"There are a lot of other places in the world that are actively using the technology of the Internet to control the free communication among citizens, and to identify critics of the government and hurt them," he says. "We need to be mindful in what we advocate from our perspective that the tools that are implemented on the Net are tools for the global Net."
In other words, citizens of other countries already face actual, enforceable rules -- unlike the folkways established by Web users in the West. Witness the frictions of the Arab Spring, or the restrictions of societies such as North Korea.
It's the kind of perspective that provides a different context for the issues raised by a libertarian, anything-goes Internet. It's hard enough to stop "Star Wars" comment boards from devolving into flamebaiting, meme-generating files of NSFW Yodas.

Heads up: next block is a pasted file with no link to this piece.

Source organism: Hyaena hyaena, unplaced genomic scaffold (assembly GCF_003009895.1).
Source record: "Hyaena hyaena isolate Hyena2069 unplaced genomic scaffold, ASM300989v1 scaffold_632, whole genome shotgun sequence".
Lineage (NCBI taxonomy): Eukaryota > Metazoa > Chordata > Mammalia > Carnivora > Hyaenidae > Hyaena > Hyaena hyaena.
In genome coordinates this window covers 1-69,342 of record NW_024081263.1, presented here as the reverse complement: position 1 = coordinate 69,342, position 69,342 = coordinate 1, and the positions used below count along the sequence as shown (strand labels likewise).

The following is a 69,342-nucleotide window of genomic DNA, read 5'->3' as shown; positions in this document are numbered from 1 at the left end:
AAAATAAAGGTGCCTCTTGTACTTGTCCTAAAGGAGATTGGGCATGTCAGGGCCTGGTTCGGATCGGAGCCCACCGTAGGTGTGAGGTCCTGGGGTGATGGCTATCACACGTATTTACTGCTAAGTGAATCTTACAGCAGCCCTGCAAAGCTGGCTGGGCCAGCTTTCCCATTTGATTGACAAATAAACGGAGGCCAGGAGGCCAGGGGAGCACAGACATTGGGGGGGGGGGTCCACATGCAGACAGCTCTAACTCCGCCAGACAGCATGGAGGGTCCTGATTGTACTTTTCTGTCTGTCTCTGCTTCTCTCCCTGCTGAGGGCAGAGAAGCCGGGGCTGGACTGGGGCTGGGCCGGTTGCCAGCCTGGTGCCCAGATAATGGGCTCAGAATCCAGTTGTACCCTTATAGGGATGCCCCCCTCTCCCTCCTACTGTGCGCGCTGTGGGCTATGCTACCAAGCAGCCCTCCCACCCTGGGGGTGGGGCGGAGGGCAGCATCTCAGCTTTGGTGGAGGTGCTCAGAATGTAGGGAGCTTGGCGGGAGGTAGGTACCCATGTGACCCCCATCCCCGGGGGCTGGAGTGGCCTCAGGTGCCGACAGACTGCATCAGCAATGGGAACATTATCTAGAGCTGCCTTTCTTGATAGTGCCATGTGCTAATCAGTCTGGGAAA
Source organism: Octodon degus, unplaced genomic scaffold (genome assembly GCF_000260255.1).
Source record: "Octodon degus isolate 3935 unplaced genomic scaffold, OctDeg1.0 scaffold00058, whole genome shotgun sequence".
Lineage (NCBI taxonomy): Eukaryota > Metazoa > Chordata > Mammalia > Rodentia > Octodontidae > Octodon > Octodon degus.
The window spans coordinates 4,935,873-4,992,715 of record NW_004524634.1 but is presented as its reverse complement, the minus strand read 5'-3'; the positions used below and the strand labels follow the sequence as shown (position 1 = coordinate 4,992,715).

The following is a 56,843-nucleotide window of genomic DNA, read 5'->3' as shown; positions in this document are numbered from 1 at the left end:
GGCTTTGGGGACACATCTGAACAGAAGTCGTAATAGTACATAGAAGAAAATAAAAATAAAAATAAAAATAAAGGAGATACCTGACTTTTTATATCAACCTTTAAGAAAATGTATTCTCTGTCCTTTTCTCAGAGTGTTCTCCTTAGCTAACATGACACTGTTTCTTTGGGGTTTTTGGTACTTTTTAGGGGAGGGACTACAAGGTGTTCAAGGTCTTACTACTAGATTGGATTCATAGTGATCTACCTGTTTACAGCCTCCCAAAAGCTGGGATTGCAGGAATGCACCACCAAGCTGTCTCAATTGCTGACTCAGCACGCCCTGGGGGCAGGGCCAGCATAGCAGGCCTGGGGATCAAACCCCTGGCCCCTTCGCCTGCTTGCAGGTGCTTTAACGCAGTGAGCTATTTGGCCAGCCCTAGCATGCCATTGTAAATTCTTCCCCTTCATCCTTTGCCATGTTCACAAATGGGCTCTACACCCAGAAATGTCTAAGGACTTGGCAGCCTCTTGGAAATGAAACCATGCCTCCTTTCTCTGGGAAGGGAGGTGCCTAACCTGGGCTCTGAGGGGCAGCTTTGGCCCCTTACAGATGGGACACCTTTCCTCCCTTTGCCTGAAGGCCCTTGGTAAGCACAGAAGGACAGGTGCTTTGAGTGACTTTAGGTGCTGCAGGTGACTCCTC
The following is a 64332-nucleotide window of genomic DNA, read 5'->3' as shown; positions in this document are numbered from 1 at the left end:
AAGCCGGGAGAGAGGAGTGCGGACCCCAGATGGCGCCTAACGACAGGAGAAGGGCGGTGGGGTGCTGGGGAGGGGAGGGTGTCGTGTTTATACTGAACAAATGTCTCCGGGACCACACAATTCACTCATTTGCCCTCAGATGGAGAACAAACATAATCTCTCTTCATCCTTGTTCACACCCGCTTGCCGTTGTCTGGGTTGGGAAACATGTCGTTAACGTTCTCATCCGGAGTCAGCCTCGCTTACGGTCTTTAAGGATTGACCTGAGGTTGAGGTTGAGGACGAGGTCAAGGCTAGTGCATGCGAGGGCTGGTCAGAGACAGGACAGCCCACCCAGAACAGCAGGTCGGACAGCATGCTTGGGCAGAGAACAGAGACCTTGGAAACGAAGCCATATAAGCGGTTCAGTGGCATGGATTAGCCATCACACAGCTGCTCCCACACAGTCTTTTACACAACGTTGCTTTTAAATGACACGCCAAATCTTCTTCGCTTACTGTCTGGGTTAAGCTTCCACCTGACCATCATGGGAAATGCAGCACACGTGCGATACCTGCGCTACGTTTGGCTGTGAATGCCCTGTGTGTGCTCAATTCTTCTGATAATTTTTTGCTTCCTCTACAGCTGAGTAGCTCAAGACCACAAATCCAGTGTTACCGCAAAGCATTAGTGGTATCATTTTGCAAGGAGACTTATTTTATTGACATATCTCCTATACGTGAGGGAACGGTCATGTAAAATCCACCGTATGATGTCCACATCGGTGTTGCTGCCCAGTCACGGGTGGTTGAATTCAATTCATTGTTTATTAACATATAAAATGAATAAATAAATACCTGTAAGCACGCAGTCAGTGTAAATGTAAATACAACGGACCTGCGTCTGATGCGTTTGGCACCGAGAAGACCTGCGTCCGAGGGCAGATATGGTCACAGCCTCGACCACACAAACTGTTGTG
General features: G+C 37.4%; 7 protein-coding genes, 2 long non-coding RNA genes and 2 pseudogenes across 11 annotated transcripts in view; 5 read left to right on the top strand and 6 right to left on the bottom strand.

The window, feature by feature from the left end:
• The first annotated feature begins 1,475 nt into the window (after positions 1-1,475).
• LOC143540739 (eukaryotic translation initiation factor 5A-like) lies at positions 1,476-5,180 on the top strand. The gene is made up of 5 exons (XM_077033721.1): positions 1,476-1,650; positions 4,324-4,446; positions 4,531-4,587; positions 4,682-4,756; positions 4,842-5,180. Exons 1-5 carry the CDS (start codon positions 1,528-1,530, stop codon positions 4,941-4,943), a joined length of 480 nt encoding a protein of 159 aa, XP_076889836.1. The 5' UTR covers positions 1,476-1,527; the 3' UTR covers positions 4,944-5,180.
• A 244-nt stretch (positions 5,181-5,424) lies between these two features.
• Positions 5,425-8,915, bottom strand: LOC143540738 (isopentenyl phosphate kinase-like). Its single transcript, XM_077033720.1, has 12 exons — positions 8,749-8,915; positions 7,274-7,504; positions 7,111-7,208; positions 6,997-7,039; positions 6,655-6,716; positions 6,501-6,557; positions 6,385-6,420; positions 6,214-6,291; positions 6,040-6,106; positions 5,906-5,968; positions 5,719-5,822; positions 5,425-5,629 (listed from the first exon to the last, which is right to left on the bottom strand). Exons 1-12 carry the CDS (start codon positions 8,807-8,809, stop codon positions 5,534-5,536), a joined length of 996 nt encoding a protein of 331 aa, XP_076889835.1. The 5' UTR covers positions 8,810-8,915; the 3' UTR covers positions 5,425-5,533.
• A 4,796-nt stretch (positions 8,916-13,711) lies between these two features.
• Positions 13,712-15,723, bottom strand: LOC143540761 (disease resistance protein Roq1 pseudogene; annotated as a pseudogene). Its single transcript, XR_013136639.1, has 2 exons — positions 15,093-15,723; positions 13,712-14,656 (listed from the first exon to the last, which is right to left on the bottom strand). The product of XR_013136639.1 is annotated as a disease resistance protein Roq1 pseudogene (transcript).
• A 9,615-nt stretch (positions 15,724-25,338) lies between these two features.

So for now, we're still making our way through the Series of Tubes, and nobody knows where the boundaries lie. We joke, we grimace and we marvel at the creativity of the hive mind. The Internet is a big place, and countless cultures have set up residence. Eventually, what is now humor may lose its zing; what are now customs may become laws.
Will the rules ever become The Rules? Maybe some future generation will figure out the true guideposts of Internet life, and the singularity will be upon us.
Nah. It'll never happen.